Guide to Growing Tree Ferns

Written by David Howlett

Continued from page 1

How to plant tree ferns

Tree ferns don’t need a rich or deep soil. They will survive happily even in very poor or stony soil. Ideally a slightly acid soil (adding ericaceous compost will help) is preferable and a light dressing with blood and bone meal will giverepparttar plants plenty of food to start them off. If you’ve purchased a smaller plant just dig a hole big enough forrepparttar 113421 root ball.

Tree fern trunks will need a hole slightly bigger thanrepparttar 113422 trunk and 4 to 6 inches deep depending onrepparttar 113423 length ofrepparttar 113424 trunk. Plant them and firm them in but make sure they are upright thenrepparttar 113425 weight ofrepparttar 113426 trunk will keep it stable. After a few weeks it will make its own roots to secure itself.

Feedingrepparttar 113427 plant

The tree fern will need feeding from time to time. If you have planted it in repparttar 113428 shade under a canopy of larger tree your tree fern will extract some nutrients fromrepparttar 113429 decaying leaf-fall. They will still need some extra feed and one of repparttar 113430 best around is one called Maxi Crop. Maxi Crop is made from seaweed; it is easily available and contains a good range of nutrients and minerals. Follow repparttar 113431 manufactures instructions forrepparttar 113432 dilution and feed well at least every two months.

Survivingrepparttar 113433 winter

Generally Cyathea and Dicksonia arerepparttar 113434 hardiest ofrepparttar 113435 most commonly available tree ferns. They are naturally evergreen and should survive quite happily through a normal winter. Beforerepparttar 113436 worst ofrepparttar 113437 winter starts you will need to place a wedge of straw downrepparttar 113438 centre ofrepparttar 113439 plant (whererepparttar 113440 fronds grow from) to keeprepparttar 113441 worst ofrepparttar 113442 frost out.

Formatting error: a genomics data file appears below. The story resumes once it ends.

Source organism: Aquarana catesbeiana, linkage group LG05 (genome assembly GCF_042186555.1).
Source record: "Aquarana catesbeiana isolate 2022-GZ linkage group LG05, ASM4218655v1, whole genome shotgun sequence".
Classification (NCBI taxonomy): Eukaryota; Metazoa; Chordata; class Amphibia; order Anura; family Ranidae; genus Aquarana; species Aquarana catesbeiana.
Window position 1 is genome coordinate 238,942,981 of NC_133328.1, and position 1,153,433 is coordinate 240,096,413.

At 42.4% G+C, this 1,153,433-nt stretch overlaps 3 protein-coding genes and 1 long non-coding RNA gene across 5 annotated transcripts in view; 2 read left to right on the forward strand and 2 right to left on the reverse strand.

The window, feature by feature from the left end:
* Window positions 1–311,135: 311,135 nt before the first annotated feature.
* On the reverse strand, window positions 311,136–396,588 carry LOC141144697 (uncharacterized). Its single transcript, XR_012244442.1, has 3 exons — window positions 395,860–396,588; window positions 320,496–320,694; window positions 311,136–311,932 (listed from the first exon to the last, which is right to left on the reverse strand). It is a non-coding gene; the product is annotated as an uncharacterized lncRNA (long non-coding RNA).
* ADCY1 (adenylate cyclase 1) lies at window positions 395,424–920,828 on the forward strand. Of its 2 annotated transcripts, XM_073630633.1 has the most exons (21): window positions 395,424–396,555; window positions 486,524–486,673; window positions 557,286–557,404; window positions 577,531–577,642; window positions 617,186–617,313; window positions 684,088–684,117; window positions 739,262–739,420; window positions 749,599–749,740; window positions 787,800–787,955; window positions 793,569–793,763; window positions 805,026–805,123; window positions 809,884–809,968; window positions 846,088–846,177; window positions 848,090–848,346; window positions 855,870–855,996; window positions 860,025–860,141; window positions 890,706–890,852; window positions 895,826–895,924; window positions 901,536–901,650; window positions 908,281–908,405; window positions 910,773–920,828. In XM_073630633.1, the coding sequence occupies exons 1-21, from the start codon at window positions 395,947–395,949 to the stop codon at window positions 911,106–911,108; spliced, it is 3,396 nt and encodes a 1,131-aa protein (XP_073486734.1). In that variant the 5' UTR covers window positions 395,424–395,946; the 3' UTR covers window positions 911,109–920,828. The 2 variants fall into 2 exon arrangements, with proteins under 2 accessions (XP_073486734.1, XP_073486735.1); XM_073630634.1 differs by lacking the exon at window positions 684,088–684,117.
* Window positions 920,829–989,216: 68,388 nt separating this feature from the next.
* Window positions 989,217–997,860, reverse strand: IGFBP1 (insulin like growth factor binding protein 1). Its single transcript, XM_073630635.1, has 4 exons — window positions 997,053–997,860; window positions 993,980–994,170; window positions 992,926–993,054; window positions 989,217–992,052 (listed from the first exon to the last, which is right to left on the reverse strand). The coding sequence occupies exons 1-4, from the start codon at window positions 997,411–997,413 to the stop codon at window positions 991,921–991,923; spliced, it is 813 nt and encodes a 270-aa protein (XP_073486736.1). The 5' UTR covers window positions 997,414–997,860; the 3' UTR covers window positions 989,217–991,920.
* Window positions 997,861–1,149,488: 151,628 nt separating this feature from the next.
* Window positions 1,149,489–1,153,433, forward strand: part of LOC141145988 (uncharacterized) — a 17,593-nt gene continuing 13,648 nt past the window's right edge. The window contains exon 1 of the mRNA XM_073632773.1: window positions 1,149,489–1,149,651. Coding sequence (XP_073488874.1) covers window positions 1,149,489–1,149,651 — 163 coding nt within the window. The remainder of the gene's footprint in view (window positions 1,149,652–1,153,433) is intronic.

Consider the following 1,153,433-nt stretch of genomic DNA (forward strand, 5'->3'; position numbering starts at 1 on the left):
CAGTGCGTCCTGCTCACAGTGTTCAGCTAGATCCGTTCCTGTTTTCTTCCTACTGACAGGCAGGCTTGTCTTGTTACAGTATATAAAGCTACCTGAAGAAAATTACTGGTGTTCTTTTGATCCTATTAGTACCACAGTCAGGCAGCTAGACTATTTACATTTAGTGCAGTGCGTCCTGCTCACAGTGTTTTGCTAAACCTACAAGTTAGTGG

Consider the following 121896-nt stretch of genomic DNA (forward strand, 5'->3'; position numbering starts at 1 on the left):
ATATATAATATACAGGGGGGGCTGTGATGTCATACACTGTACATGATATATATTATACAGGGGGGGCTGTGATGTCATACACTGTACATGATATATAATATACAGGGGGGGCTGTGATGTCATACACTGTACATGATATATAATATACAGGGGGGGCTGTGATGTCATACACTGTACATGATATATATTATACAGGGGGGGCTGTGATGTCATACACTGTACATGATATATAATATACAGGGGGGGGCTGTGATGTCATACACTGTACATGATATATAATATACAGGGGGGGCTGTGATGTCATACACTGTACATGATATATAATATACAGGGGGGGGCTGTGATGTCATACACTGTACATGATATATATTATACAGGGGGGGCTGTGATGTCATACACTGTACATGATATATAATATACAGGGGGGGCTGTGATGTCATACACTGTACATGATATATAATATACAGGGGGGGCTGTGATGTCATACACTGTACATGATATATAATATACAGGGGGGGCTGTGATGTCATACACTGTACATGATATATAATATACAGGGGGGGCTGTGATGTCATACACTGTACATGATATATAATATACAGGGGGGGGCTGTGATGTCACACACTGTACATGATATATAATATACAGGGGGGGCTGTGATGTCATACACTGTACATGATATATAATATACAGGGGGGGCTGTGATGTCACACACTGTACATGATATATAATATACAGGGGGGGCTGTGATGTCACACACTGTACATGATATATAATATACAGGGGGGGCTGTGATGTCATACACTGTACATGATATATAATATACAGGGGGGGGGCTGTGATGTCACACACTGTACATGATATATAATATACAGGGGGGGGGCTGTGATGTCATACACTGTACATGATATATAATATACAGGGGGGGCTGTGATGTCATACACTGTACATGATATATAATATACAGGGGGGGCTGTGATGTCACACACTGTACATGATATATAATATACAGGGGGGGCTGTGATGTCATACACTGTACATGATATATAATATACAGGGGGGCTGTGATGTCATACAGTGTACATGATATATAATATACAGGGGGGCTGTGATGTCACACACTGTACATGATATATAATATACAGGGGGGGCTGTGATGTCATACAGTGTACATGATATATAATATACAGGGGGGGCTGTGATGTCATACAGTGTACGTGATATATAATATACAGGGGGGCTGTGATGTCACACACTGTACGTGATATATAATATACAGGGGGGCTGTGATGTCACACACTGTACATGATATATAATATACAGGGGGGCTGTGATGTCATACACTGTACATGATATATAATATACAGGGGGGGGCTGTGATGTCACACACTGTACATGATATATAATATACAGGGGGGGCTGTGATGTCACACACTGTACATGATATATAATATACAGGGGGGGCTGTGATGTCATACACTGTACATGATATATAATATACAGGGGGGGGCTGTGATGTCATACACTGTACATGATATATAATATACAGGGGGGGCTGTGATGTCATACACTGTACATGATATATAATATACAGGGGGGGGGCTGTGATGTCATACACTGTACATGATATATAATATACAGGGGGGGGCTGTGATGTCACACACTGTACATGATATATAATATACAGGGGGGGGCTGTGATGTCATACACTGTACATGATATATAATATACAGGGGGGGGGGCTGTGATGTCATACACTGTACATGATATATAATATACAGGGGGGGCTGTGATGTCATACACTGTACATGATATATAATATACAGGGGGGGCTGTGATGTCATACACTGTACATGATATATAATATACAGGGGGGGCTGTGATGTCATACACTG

David Howlett is an independent web consultant based in the UK. David helps clients get more qualified visitors and then convert them into action.

10 Tips for Successful Rose Planting

Written by Kathy Burns-Millyard

Continued from page 1

6. Four weeks after planting, you should start soakingrepparttar bed every 2 weeks or so. You should do this inrepparttar 113420 morning forrepparttar 113421 best results.

7. Begin fertilization approximately 3 months after planting. Use 3-6 inches of mulch to controlrepparttar 113422 moisture, temperature, and to stops weeds from coming up. Mulch also helps to lock inrepparttar 113423 vital nutrients your roses need in order to remain healthy.

8. Planting inrepparttar 113424 Spring isrepparttar 113425 best.

9. You want to plant your roses in an area that is well circulated with air. Your roses will not grow in an enclosed or tight area.

10. Dig a hole that is two times bigger thanrepparttar 113426 amount of space that your roses take up. It makes it easier to plant them and creates a spaced area for them to grow with freedom. Poor circulation for your roses can cause fungal diseases. Using a larger hole also makes it easier for you to pull them up later and pot them if you’d like.

© 2004, Kathy Burns-Millyard and

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